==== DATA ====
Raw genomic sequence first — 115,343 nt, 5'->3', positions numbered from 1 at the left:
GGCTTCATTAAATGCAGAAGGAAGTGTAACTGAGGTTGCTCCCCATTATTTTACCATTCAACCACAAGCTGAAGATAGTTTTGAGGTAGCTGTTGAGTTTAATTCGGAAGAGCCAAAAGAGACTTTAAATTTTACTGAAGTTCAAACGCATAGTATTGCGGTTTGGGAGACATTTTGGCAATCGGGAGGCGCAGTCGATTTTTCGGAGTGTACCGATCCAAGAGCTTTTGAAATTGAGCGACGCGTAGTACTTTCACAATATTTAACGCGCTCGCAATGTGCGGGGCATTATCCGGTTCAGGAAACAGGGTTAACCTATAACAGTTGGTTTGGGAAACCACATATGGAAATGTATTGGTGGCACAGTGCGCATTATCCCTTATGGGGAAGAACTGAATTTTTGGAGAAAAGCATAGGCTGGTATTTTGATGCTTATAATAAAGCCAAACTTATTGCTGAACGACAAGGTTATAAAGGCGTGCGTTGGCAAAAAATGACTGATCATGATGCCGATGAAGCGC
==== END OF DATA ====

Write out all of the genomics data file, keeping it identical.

Raw genomic sequence first — 115,343 nt, 5'->3', positions numbered from 1 at the left:
GGCTTCATTAAATGCAGAAGGAAGTGTAACTGAGGTTGCTCCCCATTATTTTACCATTCAACCACAAGCTGAAGATAGTTTTGAGGTAGCTGTTGAGTTTAATTCGGAAGAGCCAAAAGAGACTTTAAATTTTACTGAAGTTCAAACGCATAGTATTGCGGTTTGGGAGACATTTTGGCAATCGGGAGGCGCAGTCGATTTTTCGGAGTGTACCGATCCAAGAGCTTTTGAAATTGAGCGACGCGTAGTACTTTCACAATATTTAACGCGCTCGCAATGTGCGGGGCATTATCCGGTTCAGGAAACAGGGTTAACCTATAACAGTTGGTTTGGGAAACCACATATGGAAATGTATTGGTGGCACAGTGCGCATTATCCCTTATGGGGAAGAACTGAATTTTTGGAGAAAAGCATAGGCTGGTATTTTGATGCTTATAATAAAGCCAAACTTATTGCTGAACGACAAGGTTATAAAGGCGTGCGTTGGCAAAAAATGACTGATCATGATGCCGATGAAGCGC